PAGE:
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Randy Hollis: Hollis column: It looks like Cleveland's championship curse will continue

New York City has long been called "The City That Never Sleeps."

And for the past 50-plus years, Cleveland could very well be called "The City That Always Weeps."

Not since 1964, when star running back Jim Brown led the Cleveland Browns to the National Football League championship, has that Midwestern city been able to say it's the home of a major professional sports champion.

And now, with LeBron James and the Cavaliers just one loss away from succumbing to the Golden State Warriors in the NBA Finals for a second straight year, it looks like the "Cleveland Curse" is about to continue.

Between the Browns, Cav and Indians, Cleveland's three main professional sports teams have a combined championship drought of 164 years.

It's kinda sad, really, when you think about it.

Jazz fans can certainly relate to the frustration of not being able to win an NBA championship since the franchise moved here in 1979. Sure, that's 37 seasons without a title.

But it could be worse.

Just imagine what it might be like to be waiting seemingly a lifetime for a title — 51 years (Browns), 67 years (Indians, who last won a World Series in 1948) or 45 years (Cavaliers, who were founded in 1970) — with no realistic end in sight.

It's sorta like the anguish that the Boston Red Sox (86 years) and Chicago White Sox (88 years) endured for decades in trying to end their lengthy World Series championship droughts.

However, those two Sox franchises finally broke through in 2004 and 2005, respectively, and the Red Sox have won two more (2007, 2013) since then.

And then there's that other Chicago baseball team, the "Lovable Losers" known as the Cubs, who haven't won a World Series since 1908 — 107 years and counting. This, though, could be their year. Then again, they've been saying that for a long, long time in the Windy City.

But when it comes to championship heartbreak, Cleveland has the market cornered.

The Browns, one of only four NFL teams to have never reached the Super Bowl, suffered devastating AFC title-game defeats to the Denver Broncos on "The Drive" (a game-tying 98-yard scoring march engineered by Denver QB John Elway) in 1987 and "The Fumble" (committed near the goal line by Cleveland running back Ernest Byner) the following year.

Then in the late-1980s, the city lost its NFL team altogether for three years when villified Browns owner Art Model relocated the franchise to Baltimore, where the renamed Ravens subsequently won a Super Bowl in just their fifth year of existence.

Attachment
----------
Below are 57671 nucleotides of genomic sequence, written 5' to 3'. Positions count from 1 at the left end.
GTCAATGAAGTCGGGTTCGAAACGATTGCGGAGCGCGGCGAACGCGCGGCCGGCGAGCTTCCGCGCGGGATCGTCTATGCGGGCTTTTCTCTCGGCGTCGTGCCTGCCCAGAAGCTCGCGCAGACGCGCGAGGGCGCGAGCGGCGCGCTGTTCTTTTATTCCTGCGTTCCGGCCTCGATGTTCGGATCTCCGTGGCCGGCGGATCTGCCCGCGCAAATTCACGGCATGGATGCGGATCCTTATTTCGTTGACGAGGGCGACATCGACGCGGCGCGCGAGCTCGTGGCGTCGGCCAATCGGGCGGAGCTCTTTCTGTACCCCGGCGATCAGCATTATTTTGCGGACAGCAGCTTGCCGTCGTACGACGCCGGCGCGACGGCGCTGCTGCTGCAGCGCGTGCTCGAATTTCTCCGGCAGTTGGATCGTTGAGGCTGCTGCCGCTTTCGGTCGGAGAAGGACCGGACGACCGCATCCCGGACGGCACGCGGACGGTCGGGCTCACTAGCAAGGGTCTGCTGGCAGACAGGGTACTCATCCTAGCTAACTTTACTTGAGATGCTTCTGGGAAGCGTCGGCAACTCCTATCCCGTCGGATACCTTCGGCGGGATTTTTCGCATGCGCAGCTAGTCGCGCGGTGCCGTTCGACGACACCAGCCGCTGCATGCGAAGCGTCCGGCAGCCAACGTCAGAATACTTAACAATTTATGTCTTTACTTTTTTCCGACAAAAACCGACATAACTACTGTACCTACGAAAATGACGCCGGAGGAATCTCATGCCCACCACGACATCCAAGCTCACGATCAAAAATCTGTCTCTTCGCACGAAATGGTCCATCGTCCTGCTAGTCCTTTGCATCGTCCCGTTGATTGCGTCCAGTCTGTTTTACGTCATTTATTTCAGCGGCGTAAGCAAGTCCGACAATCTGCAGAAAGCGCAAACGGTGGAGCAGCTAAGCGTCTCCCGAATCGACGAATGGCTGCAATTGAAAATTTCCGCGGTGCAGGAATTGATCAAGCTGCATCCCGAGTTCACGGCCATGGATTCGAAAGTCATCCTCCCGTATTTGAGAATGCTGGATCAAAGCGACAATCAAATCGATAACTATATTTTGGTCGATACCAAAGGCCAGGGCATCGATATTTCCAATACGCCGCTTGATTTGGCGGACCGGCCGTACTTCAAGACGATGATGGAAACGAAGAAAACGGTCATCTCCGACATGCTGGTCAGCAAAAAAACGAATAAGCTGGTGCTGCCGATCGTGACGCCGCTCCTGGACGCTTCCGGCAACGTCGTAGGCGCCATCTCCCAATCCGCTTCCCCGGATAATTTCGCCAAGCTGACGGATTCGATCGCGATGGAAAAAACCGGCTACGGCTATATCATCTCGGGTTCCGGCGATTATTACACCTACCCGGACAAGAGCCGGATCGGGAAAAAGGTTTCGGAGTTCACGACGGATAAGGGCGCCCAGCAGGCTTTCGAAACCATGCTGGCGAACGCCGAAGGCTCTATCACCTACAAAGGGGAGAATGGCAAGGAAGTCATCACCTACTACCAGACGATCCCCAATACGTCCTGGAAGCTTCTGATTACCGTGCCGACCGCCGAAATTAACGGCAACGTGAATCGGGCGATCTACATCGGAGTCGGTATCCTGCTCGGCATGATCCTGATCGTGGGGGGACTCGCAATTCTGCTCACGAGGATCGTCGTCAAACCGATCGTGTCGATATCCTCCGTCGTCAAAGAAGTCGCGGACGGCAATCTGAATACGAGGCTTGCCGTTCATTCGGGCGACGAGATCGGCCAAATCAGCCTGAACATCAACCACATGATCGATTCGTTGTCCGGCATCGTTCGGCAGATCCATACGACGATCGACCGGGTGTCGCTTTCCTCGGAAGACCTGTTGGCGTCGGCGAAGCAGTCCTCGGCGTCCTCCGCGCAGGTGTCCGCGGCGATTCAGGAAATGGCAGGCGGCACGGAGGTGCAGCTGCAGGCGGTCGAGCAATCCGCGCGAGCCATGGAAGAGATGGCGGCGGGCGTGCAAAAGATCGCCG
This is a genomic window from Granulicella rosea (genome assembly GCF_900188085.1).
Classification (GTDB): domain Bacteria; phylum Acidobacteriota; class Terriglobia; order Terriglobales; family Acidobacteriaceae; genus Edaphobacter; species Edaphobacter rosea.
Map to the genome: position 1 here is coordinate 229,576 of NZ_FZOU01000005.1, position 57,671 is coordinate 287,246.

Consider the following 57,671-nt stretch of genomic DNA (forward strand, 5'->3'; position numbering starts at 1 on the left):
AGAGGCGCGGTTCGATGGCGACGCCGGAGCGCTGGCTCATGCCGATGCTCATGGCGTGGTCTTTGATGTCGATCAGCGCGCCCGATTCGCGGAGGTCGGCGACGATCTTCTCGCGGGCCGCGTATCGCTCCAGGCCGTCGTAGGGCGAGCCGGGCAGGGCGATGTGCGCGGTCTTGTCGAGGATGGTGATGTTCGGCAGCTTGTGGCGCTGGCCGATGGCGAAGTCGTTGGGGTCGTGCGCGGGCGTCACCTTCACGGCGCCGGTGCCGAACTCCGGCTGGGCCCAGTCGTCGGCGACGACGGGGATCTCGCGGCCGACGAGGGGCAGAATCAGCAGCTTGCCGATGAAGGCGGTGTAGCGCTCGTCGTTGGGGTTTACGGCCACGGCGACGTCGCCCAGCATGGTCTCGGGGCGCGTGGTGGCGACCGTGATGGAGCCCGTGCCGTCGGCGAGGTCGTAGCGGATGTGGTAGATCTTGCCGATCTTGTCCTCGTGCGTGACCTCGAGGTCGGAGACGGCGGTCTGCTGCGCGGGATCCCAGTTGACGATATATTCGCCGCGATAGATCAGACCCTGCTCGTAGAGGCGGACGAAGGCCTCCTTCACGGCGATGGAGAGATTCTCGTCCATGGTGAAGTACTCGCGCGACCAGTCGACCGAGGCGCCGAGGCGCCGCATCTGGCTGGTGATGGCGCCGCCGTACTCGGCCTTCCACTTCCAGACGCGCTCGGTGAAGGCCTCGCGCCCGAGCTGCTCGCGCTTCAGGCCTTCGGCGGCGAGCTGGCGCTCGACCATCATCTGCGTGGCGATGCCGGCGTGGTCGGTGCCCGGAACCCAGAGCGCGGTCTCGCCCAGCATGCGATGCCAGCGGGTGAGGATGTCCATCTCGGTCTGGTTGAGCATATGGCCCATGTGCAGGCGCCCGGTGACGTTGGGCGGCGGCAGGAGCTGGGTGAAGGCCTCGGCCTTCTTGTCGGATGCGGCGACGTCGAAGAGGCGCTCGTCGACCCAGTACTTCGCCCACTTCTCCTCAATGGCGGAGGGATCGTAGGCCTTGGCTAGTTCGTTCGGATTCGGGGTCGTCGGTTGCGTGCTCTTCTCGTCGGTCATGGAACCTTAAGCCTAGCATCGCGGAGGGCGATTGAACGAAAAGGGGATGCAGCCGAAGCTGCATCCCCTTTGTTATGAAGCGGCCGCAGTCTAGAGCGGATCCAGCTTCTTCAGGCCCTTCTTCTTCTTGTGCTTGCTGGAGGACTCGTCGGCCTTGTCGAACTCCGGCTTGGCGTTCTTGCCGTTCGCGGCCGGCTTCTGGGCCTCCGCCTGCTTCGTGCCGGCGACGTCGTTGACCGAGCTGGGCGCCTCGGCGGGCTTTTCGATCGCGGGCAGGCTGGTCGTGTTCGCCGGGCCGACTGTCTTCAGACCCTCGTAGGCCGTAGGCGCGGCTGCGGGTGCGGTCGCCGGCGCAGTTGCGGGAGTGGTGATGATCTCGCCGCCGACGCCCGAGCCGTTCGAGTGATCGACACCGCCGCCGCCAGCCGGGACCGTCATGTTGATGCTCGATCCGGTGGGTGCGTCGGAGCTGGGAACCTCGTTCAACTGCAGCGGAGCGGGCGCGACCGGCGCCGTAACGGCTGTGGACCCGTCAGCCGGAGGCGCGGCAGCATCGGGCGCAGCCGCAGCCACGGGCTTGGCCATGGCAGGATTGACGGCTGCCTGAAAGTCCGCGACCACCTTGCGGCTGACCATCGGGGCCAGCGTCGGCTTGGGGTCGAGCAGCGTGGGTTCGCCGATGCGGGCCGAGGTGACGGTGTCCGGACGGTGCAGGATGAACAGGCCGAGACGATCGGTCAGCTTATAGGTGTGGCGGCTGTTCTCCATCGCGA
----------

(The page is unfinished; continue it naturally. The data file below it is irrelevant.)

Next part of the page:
The Indians, who lost in the World Series in 1995, were one strike away from winning a World Series title in 1997. But closer Jose Mesa couldn't seal the deal and blew the save in the ninth inning of Game 7, and Cleveland wound up losing the game — and the Series — in extra innings to the upstart Florida Marlins.

Ten years later, the Indians squandered a 3-1 lead in the American League Championship Series against Boston, and the Red Sox went on to win the 2007 World Series.

In 1989, the Cavaliers dropped the decisive game of a playoff series to Michael Jordan and the Chicago Bulls on what is simply remembered as "The Shot." Craig Ehlo had given Cleveland the lead with three seconds left, only to see Jordan sink an often-replayed celebratory dagger shot at the buzzer to send the Cavs, and the city of Cleveland, down to yet another demoralizing defeat.

The Cavs are making their third NBA Finals appearance since 2007 but, trailing the Warriors 3-1 with Game 5 (and Game 7, if necessary) to be played in Oakland, where Cleveland already dropped the first two games of the series, any hopes for a valiant Cavs comeback don't look good.

James' frustrations boiled over in the late stages of Friday's 108-97 loss to the Warriors in Game 4 at Cleveland. The Cavs' superstar, playing in his sixth consecutive NBA Finals, lost his cool and got into confrontations with Golden State stars Draymond Green and Stephen Curry.

It looked like LeBron got a little too physical and aggressive with both of them, his emotions getting the best of him as he sensed another championship run coming up empty. He and Green had to be separated, and Curry gave him a "Come on, what's wrong with you?" look in game's closing minute.

In the postgame interview room, James accused Green of crossing over the line in talking trash to him, but the Cavs' star said his staredown and brief verbal exchange with Curry was nothing more than "competitive conversation."

This is a tough pill for James to swallow. He came back to Cleveland after four seasons in Miami — where he and the Heat won two NBA titles — because he was determined to bring a long-awaited championship to his home state. He grew up in nearby Akron, Ohio.

But he's become quite a bit more of a diva and a drama queen since his return to Cleveland, and cheering for him to win a championship — even if it's for a city that has been title-starved for so long — is difficult to do.

Should the Cavs lose in this year's Finals, as most everyone expects them to do, King James would fall to 2-5 in his seven championship series appearances.

Indeed, maybe LeBron's cursed, too, at least, as long as he's wearing the uniform of a team that calls Cleveland — "The City That Always Weeps" — its home.